The November unemployment numbers released this morning showed 146,000 new non-farm payroll jobs being added and the unemployment rate dropping to 7.7 percent. It’s a sign of the times — and how anesthetized we are to our current economic torpor — that this number feels good despite the fact that it’s still objectively miserable (if you want to see this trend on steroids, look no further than here in California, where champagne glasses have been clinking over the fact that unemployment went down to 10.1 percent in October).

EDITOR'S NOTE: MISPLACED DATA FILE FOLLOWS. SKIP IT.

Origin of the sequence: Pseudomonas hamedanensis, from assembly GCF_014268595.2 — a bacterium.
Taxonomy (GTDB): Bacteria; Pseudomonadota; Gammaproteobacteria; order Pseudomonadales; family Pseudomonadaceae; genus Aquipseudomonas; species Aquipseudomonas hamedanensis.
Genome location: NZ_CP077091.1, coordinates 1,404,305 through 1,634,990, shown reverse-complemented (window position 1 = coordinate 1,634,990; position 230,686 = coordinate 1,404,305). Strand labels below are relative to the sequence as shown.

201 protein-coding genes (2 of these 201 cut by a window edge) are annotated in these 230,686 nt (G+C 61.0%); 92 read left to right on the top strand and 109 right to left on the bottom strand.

But there’s a hitch. There’s always a hitch. Per Keith Hall, Senior Research Fellow at the Mercatus Center at George Mason University:
Disengagement from the labor force does continue to be a problem as participation dropped from 63.8% to 63.6%. Participation remains at a very low level and has dropped by 0.4 percentage point so far this year. Labor force dropouts were entirely responsible for the November decline in the unemployment rate to 7.7%. This widespread disengagement plus the fact that 40% of unemployed have been job hunting for over six months will make for a very, very long road to full labor market recovery.
I guess when you consider that we have an administration whose foreign policy is defined by “leading from behind,” it makes it slightly less surreal that their economic policy is defined by growth through contraction.